didn't get out into the big-wide-world.  The solution is to ignore ARP
packets from people claiming to have any form of multicast hardware
address (and that includes broadcast).  You still need a low level
netwatch program to realize somebody is trying to confuse the world.

    Is this what is meant by radiation tolerant components?

    P.S.	Thanks to Interlan for having activity lights on boards.
		    (It WASN'T their board that was broken)
	    Thanks to John Romkey and friends for writting the PC/IP Netwatch
		    program. (finally a good use for a PC)

    Mike Petry
    UOM Computer Science Center
    

-----------[000052][next][prev][last][first]----------------------------------------------------
Date:      Tue, 20-Aug-85 15:59:12 EDT
From:      tcp-ip@ucbvax.ARPA
To:        fa.tcp-ip
Subject:   voting on the time

From: David C. Plummer in disguise <DCP@SCRC-QUABBIN.ARPA>

    Date: Tue, 20 Aug 85 12:19:13 EDT
    From: Christopher C. Stacy <CSTACY@MIT-MC.ARPA>

    When voting on the time, another piece of information which almost
    everyone has at their disposal is the reference date of certain files
    which must be accessed when the system is run.  This can be used as an
    error check against the propogation of bad times (which has happenned
    occasionally on our local network). Network (or other) times preceeding
    the file date are probably bogus.

But what happens if somebody spazzes and warps MIT-MC 9 months into the
future.  (It has happened before.)  What if one of the files you check
against was created by such a time-warped machine?  Indeed, the normal
case will be caught by your probable-bogosity meter, but when the
baseline is bogus, then what?

-----------[000053][next][prev][last][first]----------------------------------------------------
Date:      Tue, 20 Aug 85 16:02:32 EDT
From:      Christopher C. Stacy <CSTACY@MIT-MC.ARPA>
To:        DCP@SCRC-QUABBIN.ARPA
Cc:        TCP-IP@SRI-NIC.ARPA, jsq%tzec.UTEXAS@UT-SALLY.ARPA
Subject:   voting on the time
    Date: Tue, 20 Aug 85 13:39 EDT
    From: David C. Plummer in disguise <DCP at SCRC-QUABBIN.ARPA>
    To:   Christopher C. Stacy <CSTACY at MIT-MC.ARPA>,
          jsq%tzec.UTEXAS at UT-SALLY.ARPA
    cc:   TCP-IP at SRI-NIC.ARPA
    Re:   voting on the time
    In-Reply-To: <[MIT-MC.ARPA].618951.850820.CSTACY>

        Date: Tue, 20 Aug 85 12:19:13 EDT
        From: Christopher C. Stacy <CSTACY@MIT-MC.ARPA>

        When voting on the time, another piece of information which almost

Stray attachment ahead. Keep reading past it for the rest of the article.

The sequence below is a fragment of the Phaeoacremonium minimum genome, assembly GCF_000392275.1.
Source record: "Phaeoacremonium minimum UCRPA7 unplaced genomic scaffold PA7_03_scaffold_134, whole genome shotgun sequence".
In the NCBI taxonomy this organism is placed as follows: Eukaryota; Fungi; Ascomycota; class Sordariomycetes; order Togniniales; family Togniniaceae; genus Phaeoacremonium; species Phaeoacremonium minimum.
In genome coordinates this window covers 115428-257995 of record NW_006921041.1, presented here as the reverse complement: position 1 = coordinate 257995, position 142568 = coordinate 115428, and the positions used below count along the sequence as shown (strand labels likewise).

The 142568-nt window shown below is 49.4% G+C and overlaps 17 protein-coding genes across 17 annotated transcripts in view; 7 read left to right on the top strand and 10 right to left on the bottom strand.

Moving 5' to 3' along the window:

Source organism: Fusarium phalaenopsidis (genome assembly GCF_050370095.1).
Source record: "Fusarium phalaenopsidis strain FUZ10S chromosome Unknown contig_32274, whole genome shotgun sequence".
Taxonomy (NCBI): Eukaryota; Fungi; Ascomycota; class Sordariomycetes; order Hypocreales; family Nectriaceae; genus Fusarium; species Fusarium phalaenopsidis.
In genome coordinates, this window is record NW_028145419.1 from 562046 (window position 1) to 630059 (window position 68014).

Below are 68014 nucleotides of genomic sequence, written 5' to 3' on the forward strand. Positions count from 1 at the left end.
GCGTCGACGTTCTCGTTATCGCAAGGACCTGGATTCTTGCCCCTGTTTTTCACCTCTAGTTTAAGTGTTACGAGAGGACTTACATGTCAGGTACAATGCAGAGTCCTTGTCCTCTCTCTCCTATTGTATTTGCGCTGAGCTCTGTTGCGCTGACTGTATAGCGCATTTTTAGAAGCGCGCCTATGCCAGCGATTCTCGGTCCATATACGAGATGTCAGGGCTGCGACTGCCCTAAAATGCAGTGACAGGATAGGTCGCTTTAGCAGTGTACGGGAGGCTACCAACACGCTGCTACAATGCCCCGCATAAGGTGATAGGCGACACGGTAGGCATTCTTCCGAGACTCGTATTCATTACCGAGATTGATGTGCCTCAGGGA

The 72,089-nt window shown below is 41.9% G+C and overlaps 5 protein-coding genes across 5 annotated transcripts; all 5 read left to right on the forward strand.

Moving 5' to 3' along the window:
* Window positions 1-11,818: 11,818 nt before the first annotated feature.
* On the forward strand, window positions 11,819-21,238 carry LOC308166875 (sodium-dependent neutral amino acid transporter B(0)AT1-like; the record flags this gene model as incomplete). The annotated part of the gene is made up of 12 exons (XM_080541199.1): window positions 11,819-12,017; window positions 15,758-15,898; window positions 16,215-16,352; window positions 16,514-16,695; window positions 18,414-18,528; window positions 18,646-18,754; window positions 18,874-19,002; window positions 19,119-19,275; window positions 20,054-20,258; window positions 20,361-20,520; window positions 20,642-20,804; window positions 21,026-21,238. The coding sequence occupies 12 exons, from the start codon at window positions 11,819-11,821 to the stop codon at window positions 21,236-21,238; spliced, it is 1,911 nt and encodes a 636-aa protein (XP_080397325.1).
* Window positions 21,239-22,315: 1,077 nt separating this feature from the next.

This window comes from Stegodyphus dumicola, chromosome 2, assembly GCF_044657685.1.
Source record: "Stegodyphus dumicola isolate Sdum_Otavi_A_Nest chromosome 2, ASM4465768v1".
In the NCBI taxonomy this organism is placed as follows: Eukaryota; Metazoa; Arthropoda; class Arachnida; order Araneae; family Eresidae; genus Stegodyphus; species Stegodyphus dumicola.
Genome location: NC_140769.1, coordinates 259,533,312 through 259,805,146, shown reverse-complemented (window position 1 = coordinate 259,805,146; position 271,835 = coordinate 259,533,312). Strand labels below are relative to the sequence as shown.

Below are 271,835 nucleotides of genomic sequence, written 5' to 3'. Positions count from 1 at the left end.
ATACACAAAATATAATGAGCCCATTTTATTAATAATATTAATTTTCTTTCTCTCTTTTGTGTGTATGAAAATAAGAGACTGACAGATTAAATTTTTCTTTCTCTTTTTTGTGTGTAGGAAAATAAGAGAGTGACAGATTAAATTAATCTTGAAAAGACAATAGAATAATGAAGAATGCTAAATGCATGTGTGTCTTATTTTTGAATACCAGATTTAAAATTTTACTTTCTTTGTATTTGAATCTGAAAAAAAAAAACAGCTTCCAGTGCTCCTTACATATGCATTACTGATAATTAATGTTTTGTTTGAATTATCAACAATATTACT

everyone has at their disposal is the reference date of certain files
        which must be accessed when the system is run.  This can be used as an
        error check against the propogation of bad times (which has happenned
        occasionally on our local network). Network (or other) times preceeding
        the file date are probably bogus.

    But what happens if somebody spazzes and warps MIT-MC 9 months into the
    future.  (It has happened before.)  What if one of the files you check
    against was created by such a time-warped machine?  Indeed, the normal
    case will be caught by your probable-bogosity meter, but when the
    baseline is bogus, then what?  

Yeah, that's a pretty awful state to get into.  Part of the
recovery strategy for a file system which was active with
the wrong time should be to locate (important) files which
may have been written with the wrong date and fix them to
sometime in the past, perhaps the shutdown time.

The file date hack is not intended as a recovery mechanism
for bad times.  It is merely another source of information
that tells you when things appear inconsistant.  Some human
who knows better can come along and consult a sundial or
something to decide which time is really correct.

Also, the file date check is only useful for fairly gross
times.  It might be appropriate to use it when booting the
system to see if tomorrow is yesterday, but I wouldn't
bother trying to use it for second (or minute) accuracy.

    What about systems who can't access the filesystem until the time 
    is known?

That's what "almost everyone" in my statement refers to. You obviously
can't use this hack if you can't read the file directory information.

-----------[000054][next][prev][last][first]----------------------------------------------------
Date:      Tue, 20-Aug-85 16:58:35 EDT
From:      tcp-ip@ucbvax.ARPA
To:        fa.tcp-ip
Subject:   voting on the time

From: David C. Plummer in disguise <DCP@SCRC-QUABBIN.ARPA>

    Date: Tue, 20 Aug 85 12:19:13 EDT
    From: Christopher C. Stacy <CSTACY@MIT-MC.ARPA>